The annual six-month rotation of Marines to Australia has been delayed as COVID-19 continues to spread, according to U.S. Marine Corps Forces Pacific.
Nearly 2,500 Marines were slated to participate in this year’s iteration of training in Australia — roughly the same size as last year’s rotation.
Marines were expected to start arriving in Australia in April but a newly implemented overseas travel ban by the Defense Department has sidelined those departure dates.
The Pentagon recently ordered a 60-day stop-movement order that will impact exercises, deployments and permanent change-of-station moves. In all, nearly 90,000 troops will be impacted by the order.
The Corps says its prepared to conduct the deployment later this year. Some limited equipment and supplies are still being delivered to Australia to support future Marine deployments, MARFORPAC said in the release. That equipment will arrive without any personnel.
COVID-19 is throwing a wrench into America’s pivot towards addressing near-peer rivals like Russia and China. Several large-scale exercises in Europe and now a rotation to Australia that are designed to hone skills for a near-peer fight have been significantly rolled back.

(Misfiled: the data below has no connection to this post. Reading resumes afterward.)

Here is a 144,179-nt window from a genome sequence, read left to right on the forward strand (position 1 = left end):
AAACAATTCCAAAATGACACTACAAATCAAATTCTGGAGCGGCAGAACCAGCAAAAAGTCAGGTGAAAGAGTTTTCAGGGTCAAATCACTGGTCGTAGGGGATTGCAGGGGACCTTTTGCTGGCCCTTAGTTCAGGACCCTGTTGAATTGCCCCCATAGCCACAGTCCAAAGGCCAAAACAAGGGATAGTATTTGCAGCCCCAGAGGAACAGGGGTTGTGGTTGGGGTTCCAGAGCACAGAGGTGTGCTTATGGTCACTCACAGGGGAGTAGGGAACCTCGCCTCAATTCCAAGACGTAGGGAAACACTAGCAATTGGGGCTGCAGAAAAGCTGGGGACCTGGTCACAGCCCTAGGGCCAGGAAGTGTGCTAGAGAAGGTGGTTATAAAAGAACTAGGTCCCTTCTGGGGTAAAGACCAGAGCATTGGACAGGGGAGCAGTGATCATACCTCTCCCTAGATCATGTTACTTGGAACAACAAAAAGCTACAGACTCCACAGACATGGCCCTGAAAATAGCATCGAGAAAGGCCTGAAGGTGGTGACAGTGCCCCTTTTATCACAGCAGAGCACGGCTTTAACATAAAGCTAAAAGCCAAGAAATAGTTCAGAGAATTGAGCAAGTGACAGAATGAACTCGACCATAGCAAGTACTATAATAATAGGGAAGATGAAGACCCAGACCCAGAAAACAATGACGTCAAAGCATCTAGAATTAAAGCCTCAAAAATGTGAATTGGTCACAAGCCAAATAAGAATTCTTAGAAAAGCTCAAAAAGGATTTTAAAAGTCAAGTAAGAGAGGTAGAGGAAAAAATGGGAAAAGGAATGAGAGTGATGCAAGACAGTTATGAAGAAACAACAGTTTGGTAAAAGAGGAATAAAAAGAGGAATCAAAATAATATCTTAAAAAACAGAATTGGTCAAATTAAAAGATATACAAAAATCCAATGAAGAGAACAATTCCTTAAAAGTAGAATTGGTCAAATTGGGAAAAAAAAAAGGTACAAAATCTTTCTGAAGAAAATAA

“In cooperation with the Australian government the MRF-D [Marine Rotational Force-Darwin] 2020 rotation is delayed at this time due to concerns over COVID-19, and we agree that force protection must be a top priority for both countries as we continue to fight the virus,” Lt. Gen. Lewis A. Craparotta, the MARFORPAC commander said in a news release.
Marines were expected to undergo a 14-day self-isolation period upon arrival in Australia over COVID-19 concerns.
“The U.S. remains committed to our mutual defense treaty with Australia and to enhancing interoperability and capability between the Marine Corps and the Australian Defense Force, which benefits each country’s security and contributes to regional stability," Craparotta said.
Shawn Snow is the senior reporter for Marine Corps Times and a Marine Corps veteran.